The euro queen of alternative electropop
Since her 2009 alternative introduction, The Family Jewels, independent femme artist MARINA has become both a coveted and niche part of the indie-pop community. Formally known as Marina & The Diamonds, the Welsh singer’s vibrant 12+ year career went from Myspace obscurity to pop sensation almost overnight.
With her new album Ancient Dreams in a Modern Land, MARINA has created sounds that are more cohesive and sure of themselves from a lot of her past projects. Whereas past songs have focused on fantasy, love and youth, this album feels more socially commentating and real.
What makes MARINA stand out from other pop musicians is a drive to create well-rounded songs with lyrics full and focused, but also instrumentals that don’t lose their drive. In this same respect, her newest creation, Ancient Dreams in a Modern Land, is an album to dance to in a club, but also something to reflect on. Another constant that makes MARINA special is her ability to fully embrace the power of femininity. She sought out female producers for the project, taking suggestions from friends and fans alike and wrote the entire album herself.
Producer Derek Davies said of the album, “It’s the closest cousin in the discography to that first record…it’s her most indie, alternative record yet.” Ever the bold, quirky and off-beat pop musician, it’s difficult to compare her to anyone else. MARINA said of the inspirations behind some of the album, “The pandemic allowed a lot of us to step back and look at what kind of lives we’re living, and nothing feels sustainable…we’re all allowed to challenge the system that we’re in.”
The title track of the album “Ancient Dreams in a Modern Land” is modern indie-pop meets disco. The minor key focus evokes that spooky, vintage feel. Bold and dramatic, this song feels like a remix off of Froot, and the rapid-fire lyrics with those ’80s synth-funk beats make it very reminiscent of glam rock.
“Venus Fly Trap” almost feels like a pop version of “Love Song” by Sara Bareilles, with its lyrics’ intentions of standing up for one’s own career. MARINA sings, “They’ll shame you, blame you, pretend to even hate you/ Take away your rights, pacify you with their lies/ Whatever you give life, you are gonna get back/ Why be a wallflower when you can be a Venus fly trap?” This song is an ode to her own journey on becoming self-made while recognizing that it’s not about the fame or fitting in but building a life that to be proud of.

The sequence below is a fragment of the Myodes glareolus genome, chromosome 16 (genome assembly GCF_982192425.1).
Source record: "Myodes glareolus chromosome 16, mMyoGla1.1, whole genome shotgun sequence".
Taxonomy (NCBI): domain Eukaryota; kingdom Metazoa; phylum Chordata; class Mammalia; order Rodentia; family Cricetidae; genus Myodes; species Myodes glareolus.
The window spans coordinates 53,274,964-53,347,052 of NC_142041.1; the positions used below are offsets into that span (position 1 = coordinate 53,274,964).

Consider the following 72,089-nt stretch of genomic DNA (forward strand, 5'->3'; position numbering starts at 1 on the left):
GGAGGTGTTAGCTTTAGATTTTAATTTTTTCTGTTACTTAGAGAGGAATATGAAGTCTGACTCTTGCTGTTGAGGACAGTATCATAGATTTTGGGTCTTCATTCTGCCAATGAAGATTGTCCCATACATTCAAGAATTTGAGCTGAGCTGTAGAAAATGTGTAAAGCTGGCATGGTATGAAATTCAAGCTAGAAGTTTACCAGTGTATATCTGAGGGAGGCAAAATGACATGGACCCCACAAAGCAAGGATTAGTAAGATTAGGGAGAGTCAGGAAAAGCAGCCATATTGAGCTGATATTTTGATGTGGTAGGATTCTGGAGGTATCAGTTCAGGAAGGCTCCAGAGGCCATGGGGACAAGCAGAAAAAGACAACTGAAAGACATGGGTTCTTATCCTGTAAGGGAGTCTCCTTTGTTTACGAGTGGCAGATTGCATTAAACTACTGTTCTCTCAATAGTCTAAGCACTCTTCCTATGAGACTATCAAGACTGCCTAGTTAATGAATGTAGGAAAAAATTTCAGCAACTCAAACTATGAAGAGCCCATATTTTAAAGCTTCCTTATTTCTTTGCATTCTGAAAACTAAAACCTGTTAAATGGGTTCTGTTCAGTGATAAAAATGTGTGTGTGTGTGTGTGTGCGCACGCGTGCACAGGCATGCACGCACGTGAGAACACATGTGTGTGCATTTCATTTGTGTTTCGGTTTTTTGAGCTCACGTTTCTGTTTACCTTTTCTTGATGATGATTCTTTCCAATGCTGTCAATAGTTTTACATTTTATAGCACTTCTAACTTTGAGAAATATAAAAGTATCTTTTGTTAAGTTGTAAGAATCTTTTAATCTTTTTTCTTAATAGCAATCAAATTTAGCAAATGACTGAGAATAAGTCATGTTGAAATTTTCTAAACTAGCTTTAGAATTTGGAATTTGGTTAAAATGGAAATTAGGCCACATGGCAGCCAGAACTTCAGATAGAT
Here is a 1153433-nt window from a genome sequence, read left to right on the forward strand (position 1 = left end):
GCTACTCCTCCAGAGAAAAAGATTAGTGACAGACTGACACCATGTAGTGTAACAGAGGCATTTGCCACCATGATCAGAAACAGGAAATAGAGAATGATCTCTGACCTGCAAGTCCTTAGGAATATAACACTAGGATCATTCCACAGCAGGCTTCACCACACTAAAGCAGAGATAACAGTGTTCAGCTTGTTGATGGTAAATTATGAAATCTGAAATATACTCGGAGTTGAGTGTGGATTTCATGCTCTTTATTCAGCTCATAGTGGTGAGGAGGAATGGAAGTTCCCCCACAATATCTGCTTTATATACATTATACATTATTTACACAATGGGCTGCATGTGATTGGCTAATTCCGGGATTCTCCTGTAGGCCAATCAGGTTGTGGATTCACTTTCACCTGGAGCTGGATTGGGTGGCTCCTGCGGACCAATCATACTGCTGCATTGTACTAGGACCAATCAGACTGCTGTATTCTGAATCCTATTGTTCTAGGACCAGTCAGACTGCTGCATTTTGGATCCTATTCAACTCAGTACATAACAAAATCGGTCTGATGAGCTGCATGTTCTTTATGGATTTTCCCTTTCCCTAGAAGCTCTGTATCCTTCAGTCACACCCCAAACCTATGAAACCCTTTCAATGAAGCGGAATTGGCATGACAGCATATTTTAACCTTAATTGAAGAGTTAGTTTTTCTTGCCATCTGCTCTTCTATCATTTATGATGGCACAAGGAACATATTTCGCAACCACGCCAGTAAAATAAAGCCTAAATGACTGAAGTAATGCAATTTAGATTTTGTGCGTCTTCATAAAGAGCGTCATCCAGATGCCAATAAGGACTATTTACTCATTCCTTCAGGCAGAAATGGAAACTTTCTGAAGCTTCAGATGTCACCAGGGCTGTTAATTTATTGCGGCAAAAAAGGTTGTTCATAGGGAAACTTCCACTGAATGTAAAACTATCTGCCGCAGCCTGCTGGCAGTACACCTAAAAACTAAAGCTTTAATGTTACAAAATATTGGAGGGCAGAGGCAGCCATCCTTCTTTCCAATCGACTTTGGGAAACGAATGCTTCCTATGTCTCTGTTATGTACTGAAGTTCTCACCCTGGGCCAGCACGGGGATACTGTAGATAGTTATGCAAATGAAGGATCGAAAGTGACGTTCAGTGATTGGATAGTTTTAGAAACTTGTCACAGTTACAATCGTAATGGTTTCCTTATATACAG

“Man’s World,” the album’s lead single, is a glorious femme pop dream. It’s layered with subtle piano intros, thoughtful and historically based lyrics and disco-inspired drum beats. “Purge the Poison” is especially reminiscent of some of her older albums, especially songs like “Hollywood” with that alternative rock motive more than the pop realm she’s been leaning toward. It continues to evoke that very much femme power with lyrical mentions of Britney and the Met Too movement. “Need to purge the poison from our system/ Until human beings listen/ Tell me, who do you think you are?” With haunting lifts amidst her quick-thinking lyrics, she wrote this song after the death of George Floyd to inspire change.
“Highly Emotional People” is a ballad about toxic masculinity and a lack of communication in a relationship, an ode to her past romantic endeavors. “New America” is powerful and fast-moving with taut strings, all about exposing America for its bloody past, like erasing the contributions of African Americans and taking land from Natives.
Beautiful, simple and hauntingly sweet, “Pandora’s Box” is a song about being cheated on. It’s another slow and sad piano ballad with some strings. “I Love You but I Love Me More” is a sister track set in another minor key, but this time with light alt-rock influence. It’s a song about protecting the heart against a lover that promises to change. In the vulnerable track “Flowers,” MARINA goes all up and down her vocal scale, showing off her range, and the chorus is as gentle as a lullaby. “Now we reached the end/ I ran the marathon/ The road had many bends/ But we knew that all along.”
The first half of the album is intoxicating—it’s danceable and full of fun energy. The second half of the album is all heartbreak and slow piano-filled ballads, carried mostly by MARINA’s whimsical vocals. Overall, the songs are more layered and serious than previous works. She keeps up her energy and style but loses some of the irony and playfulness of past works. It’s MARINA matured.
In the past, specifically with Electra Heart, MARINA has expressed her discomfort and said that those songs weren’t really her. She experienced similar feelings with Love + Fear and Froot. For Ancient Dreams in a Modern Land, MARINA switched management and took on the task of writing all of her own songs. She now considers this one of her best albums.